2014 NextBillion Case Writing Competition Tops 50
Thursday, October 10, 2013
More than 50 entries from 34 universities and 15 countries were received for the 2014 NextBillion Case Writing Competition.
The global competition is sponsored by the Citi Foundation and the NextBillion website, and is administered by GlobaLens, WDI’s case publishing division. NextBillion is an initiative of WDI.
The 52 entries are from 105 different people who entered individually or as part of a team. The countries represented are: Colombia, China, India, France, USA, Canada, Ethiopia, Denmark, Philippines, Grenada, Nigeria, Nicaragua, Pakistan, Bangladesh, and Australia.
Some of the universities include: the Indian Institute of Management (India); Brigham Young University (USA); University of Colorado (USA); Purdue University (USA); Cape Breton University (Canada); Copenhagen University (Denmark); St George’s University (Grenada); Griffith University (Australia); National University (Bangladesh); Lahore University of Management Science (Pakistan); Tsinghua University (China); University of San Carlos (Philippines); and Dilla University (Ethopia).
The entrants now must submit their case study by the Dec. 20 deadline. Learn more about important dates, and get access to helpful resources here.
This is the fourth NextBillion Case Writing Competition, which recognizes and publishes the best-written case studies about business strategies aimed at alleviating poverty, especially in the developing world.
The case writing competition engages students and faculty on campuses all over the world in the emerging field of social ventures. Students and student teams, under the supervision of a university faculty member, submit original cases that describe a challenge faced by a company or organization as it tries to create a sustainable, scalable business venture aimed at alleviating poverty, especially in the developing world.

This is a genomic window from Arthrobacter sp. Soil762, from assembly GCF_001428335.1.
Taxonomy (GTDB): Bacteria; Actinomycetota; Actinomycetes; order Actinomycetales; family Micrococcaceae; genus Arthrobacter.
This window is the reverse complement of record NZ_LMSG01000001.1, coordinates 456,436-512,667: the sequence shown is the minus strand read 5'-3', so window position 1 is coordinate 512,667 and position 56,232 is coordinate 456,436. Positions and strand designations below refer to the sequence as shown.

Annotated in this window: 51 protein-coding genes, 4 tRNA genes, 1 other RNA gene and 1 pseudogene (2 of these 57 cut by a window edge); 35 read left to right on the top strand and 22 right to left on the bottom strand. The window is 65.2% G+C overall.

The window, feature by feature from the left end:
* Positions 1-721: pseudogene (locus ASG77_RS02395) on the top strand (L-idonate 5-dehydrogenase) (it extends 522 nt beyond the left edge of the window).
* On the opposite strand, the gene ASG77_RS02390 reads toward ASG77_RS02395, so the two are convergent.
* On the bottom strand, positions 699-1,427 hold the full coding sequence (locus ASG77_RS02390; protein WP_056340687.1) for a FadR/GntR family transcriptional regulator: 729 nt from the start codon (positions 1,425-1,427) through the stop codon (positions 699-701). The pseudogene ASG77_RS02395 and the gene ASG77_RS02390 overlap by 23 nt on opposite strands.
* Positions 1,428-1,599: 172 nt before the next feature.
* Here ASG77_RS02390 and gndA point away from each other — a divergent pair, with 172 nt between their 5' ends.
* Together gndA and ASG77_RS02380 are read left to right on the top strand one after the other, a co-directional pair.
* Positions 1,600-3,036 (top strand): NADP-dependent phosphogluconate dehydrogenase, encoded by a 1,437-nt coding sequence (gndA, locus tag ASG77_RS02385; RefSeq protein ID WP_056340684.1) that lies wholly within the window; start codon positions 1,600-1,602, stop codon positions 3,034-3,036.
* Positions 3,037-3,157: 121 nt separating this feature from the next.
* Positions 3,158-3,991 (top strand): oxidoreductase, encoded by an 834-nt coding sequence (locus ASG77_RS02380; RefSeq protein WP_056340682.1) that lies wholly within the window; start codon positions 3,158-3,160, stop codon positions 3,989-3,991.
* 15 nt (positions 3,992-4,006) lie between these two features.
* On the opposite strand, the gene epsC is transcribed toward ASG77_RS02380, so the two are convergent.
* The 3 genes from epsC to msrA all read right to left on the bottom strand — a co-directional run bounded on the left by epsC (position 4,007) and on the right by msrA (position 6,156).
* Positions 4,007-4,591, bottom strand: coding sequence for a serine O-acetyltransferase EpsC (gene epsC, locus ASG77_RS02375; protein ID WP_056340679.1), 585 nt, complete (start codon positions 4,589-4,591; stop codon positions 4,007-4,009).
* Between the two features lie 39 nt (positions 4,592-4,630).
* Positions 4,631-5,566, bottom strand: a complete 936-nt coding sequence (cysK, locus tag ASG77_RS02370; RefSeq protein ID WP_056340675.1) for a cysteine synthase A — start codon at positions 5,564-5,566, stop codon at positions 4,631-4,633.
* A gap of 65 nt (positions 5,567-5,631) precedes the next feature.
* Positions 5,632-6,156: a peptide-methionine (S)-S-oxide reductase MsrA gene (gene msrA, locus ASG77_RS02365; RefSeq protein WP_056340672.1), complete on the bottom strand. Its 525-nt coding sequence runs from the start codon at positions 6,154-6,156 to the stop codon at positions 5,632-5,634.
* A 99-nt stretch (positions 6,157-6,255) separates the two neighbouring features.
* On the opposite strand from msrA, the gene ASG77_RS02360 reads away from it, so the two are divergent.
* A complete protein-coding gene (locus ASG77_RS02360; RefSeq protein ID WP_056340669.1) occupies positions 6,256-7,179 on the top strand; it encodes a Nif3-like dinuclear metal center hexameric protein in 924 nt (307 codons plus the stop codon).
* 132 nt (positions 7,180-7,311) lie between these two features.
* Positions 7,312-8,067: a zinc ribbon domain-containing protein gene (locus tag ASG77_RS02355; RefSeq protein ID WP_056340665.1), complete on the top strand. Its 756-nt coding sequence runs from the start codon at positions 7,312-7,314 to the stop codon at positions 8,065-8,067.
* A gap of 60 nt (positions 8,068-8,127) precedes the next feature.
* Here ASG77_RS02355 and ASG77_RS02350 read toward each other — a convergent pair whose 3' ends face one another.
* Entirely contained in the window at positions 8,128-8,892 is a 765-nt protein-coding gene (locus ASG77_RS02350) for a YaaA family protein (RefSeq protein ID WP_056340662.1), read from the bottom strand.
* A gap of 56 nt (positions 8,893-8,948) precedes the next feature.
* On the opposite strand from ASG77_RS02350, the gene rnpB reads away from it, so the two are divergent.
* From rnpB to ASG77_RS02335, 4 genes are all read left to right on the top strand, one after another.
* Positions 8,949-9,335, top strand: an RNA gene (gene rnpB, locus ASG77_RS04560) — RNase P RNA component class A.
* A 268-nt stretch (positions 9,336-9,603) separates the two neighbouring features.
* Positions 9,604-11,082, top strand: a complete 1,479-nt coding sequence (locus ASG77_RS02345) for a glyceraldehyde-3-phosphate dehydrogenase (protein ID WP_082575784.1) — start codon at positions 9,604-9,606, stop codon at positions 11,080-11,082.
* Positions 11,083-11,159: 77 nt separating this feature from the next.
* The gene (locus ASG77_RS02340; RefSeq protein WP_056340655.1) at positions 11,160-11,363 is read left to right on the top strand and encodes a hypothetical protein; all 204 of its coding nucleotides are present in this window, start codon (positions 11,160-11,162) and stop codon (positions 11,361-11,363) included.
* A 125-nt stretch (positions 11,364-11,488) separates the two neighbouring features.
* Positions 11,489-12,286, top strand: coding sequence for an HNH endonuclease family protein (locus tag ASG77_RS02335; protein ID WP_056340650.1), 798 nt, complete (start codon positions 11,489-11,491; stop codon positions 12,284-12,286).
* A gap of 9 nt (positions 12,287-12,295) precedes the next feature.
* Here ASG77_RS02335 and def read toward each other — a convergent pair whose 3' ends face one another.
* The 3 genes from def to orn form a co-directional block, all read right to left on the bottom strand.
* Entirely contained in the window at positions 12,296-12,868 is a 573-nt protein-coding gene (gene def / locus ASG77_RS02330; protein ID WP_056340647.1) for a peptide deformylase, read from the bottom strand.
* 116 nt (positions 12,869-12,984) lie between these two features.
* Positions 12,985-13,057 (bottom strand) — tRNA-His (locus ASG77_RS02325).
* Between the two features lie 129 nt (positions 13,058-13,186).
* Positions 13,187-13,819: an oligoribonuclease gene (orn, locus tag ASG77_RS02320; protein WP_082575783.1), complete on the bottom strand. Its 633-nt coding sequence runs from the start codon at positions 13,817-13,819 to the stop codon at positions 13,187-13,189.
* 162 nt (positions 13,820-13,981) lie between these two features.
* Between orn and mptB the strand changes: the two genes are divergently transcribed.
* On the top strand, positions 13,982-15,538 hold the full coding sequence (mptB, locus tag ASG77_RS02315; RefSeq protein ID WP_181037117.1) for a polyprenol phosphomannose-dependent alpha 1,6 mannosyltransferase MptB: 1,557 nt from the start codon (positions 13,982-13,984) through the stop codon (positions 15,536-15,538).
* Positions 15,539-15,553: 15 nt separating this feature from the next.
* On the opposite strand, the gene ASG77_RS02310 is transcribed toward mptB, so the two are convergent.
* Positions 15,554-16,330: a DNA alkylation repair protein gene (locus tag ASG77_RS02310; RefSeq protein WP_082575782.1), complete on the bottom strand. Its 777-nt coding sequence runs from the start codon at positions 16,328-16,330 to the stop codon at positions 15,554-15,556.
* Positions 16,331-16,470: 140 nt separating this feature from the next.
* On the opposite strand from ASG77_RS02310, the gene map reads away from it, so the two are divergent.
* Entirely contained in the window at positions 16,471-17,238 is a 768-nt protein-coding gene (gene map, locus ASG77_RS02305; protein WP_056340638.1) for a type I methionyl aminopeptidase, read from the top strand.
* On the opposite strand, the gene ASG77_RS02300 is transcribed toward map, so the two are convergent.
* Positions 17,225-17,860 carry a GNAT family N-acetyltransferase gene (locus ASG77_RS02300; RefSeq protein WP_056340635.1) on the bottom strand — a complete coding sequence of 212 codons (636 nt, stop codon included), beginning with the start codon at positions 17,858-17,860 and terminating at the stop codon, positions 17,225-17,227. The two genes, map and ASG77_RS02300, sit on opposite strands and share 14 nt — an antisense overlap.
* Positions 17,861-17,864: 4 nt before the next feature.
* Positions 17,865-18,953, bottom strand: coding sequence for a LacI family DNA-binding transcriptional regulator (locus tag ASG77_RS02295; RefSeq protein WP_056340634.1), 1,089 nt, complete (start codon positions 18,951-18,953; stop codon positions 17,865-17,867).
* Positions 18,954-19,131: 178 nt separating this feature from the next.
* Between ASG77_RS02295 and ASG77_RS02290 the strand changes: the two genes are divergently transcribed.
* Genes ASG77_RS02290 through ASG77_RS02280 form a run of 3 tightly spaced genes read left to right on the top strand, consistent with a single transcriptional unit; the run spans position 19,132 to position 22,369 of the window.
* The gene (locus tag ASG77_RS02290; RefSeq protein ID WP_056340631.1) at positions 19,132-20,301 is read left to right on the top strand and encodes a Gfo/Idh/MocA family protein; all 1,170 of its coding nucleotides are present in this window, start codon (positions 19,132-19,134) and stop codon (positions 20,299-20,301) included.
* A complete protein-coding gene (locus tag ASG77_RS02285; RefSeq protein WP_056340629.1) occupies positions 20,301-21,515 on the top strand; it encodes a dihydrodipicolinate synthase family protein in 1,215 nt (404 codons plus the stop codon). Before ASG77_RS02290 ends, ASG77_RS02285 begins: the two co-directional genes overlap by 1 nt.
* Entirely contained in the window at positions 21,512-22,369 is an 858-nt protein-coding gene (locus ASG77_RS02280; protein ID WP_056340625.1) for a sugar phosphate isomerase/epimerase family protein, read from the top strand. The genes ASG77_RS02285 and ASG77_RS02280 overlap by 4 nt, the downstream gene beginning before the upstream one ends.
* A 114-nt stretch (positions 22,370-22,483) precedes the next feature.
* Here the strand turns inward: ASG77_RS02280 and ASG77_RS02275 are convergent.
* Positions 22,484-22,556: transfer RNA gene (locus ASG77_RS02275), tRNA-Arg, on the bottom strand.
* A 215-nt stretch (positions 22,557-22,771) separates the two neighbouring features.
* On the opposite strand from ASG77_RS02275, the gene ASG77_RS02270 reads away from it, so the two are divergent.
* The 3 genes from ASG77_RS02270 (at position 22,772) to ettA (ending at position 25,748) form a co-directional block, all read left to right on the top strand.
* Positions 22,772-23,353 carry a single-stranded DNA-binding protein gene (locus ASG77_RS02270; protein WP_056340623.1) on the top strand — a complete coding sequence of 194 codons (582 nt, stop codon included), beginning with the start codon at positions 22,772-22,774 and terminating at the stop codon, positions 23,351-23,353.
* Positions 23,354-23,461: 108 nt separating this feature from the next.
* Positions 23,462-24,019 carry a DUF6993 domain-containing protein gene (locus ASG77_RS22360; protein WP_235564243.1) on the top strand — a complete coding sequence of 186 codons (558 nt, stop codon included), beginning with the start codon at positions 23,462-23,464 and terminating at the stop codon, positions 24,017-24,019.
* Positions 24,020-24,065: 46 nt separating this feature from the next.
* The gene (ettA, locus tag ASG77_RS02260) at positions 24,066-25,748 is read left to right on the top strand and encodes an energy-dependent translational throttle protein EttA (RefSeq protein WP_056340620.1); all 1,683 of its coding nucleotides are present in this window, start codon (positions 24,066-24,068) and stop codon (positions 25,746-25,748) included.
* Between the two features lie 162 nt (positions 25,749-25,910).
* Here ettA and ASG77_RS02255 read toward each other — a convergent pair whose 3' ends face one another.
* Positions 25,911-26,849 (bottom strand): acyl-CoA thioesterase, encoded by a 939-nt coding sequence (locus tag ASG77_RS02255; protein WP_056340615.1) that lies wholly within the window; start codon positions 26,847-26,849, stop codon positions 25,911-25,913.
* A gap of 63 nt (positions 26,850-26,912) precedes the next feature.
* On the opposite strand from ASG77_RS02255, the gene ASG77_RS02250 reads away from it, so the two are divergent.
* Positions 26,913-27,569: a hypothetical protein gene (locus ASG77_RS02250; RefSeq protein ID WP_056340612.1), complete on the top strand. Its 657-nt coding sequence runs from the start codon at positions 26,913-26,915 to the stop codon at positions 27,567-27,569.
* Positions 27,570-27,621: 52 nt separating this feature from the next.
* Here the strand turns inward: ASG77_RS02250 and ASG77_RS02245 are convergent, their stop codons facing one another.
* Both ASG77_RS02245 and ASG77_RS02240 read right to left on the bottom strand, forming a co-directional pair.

The contest’s primary goal is to generate, publish, and disseminate the latest and most compelling case studies about positive social impact. By doing so, students who will be the business leaders of tomorrow will be better prepared to bring about improved economic well-being for the billions of people at the base of the pyramid.
Last year, a team from the University of Virginia’s McIntire School of Commerce wrote the winning case about a successful Indonesian bank that also creates positive social change.
Prize money for the winning cases remains the same from last year. The first place team will receive $3,500. Second place will receive $2,500, and third $1,000. There also are two honorable mentions.
In addition to the prize money, winning entries (including the honorable mentions) also will be added to GlobaLens’ Base of the Pyramid Collection, one of the largest available from any publisher. Each will be marketed to top business schools worldwide for adoption in business courses.